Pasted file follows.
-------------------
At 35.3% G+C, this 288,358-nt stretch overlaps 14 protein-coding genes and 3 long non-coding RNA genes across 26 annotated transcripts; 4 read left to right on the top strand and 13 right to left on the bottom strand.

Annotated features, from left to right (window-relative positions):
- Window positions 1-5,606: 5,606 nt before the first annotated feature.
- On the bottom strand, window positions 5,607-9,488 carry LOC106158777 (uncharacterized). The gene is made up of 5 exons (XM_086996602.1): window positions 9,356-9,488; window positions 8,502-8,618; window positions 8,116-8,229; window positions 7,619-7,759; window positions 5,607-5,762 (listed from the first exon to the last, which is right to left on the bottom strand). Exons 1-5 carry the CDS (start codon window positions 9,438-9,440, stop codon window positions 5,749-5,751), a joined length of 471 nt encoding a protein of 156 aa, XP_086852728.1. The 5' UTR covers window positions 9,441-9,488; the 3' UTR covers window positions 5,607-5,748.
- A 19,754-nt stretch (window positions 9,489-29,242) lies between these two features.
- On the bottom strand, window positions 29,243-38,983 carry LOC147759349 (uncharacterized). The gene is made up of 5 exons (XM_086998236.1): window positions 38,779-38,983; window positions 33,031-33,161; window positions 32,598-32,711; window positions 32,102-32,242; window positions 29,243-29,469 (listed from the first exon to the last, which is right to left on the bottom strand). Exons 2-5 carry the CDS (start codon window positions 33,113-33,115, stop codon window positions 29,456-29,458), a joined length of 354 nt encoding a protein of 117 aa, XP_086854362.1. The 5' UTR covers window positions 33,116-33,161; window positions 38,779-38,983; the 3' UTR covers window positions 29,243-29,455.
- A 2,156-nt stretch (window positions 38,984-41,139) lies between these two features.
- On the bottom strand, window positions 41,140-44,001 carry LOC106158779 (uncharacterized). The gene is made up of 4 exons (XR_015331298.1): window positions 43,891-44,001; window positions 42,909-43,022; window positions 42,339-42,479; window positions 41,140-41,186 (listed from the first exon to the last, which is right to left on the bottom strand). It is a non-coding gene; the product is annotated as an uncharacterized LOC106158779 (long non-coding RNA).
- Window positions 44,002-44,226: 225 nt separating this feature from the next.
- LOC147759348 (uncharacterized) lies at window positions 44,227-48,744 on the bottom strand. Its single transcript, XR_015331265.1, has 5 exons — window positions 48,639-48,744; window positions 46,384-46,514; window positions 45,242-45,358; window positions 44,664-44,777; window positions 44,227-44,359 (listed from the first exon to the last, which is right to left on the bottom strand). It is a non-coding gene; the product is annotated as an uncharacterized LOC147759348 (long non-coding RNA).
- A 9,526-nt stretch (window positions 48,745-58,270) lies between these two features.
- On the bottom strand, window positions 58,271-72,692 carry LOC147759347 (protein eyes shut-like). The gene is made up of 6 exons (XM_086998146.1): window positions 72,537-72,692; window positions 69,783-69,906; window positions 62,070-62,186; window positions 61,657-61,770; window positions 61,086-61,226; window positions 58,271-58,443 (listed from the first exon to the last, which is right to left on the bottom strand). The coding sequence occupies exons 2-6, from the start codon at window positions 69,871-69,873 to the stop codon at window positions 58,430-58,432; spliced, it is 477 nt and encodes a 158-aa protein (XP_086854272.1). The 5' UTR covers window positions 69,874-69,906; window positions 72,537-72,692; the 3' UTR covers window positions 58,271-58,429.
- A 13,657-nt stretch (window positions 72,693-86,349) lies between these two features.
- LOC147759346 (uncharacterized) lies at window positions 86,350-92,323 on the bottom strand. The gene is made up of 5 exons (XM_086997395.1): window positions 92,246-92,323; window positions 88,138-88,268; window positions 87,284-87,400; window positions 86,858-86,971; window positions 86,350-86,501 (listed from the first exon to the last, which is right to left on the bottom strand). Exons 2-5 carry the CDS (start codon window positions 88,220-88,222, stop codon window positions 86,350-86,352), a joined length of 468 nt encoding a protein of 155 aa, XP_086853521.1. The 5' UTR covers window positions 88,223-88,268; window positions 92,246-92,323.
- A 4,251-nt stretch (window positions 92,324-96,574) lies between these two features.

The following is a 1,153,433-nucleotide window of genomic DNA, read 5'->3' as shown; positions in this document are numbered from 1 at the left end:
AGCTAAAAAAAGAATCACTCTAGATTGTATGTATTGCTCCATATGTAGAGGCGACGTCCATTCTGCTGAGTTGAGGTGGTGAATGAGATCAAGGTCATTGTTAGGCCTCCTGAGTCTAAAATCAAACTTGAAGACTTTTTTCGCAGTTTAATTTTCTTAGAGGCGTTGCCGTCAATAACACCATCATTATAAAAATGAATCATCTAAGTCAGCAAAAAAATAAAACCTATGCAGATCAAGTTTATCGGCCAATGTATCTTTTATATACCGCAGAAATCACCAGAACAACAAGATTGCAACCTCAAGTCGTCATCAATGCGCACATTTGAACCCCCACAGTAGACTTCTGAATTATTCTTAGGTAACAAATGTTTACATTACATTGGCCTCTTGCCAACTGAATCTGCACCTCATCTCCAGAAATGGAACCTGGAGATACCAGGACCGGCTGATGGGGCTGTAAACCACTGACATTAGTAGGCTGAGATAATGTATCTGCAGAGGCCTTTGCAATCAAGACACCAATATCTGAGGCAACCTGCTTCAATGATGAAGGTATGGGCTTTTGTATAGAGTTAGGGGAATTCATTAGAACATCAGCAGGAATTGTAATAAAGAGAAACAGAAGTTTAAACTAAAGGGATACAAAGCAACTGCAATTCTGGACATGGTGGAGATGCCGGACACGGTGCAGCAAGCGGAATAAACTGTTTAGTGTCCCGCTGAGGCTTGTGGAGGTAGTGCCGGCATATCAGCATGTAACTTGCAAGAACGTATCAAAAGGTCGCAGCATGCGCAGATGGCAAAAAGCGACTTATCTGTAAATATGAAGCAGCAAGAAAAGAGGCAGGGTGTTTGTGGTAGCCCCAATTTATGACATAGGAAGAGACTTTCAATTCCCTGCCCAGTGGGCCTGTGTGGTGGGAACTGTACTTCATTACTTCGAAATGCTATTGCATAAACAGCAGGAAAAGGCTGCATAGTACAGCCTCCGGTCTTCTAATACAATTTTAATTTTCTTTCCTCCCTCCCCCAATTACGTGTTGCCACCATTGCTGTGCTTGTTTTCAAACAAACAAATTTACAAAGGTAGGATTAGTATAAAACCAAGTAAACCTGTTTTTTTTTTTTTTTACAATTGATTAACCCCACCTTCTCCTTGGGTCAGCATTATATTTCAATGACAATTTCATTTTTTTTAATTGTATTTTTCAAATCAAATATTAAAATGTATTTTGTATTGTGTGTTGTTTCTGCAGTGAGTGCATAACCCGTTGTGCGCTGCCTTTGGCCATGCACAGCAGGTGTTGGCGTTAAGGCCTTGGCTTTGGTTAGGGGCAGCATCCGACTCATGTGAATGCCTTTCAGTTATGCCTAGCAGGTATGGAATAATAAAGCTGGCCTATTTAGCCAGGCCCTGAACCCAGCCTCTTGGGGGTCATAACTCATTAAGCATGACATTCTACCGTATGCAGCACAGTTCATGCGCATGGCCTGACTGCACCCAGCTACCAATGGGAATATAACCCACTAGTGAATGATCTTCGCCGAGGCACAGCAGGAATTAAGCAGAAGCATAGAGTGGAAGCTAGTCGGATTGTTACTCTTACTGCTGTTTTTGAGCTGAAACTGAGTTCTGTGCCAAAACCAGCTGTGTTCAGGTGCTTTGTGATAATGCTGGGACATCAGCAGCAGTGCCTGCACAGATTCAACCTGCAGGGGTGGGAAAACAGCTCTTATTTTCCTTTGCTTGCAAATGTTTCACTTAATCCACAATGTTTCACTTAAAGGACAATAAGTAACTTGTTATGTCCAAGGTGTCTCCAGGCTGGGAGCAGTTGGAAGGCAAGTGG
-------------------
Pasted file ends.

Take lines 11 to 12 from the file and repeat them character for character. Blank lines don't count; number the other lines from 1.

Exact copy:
- A 9,526-nt stretch (window positions 48,745-58,270) lies between these two features.
- On the bottom strand, window positions 58,271-72,692 carry LOC147759347 (protein eyes shut-like). The gene is made up of 6 exons (XM_086998146.1): window positions 72,537-72,692; window positions 69,783-69,906; window positions 62,070-62,186; window positions 61,657-61,770; window positions 61,086-61,226; window positions 58,271-58,443 (listed from the first exon to the last, which is right to left on the bottom strand). The coding sequence occupies exons 2-6, from the start codon at window positions 69,871-69,873 to the stop codon at window positions 58,430-58,432; spliced, it is 477 nt and encodes a 158-aa protein (XP_086854272.1). The 5' UTR covers window positions 69,874-69,906; window positions 72,537-72,692; the 3' UTR covers window positions 58,271-58,429.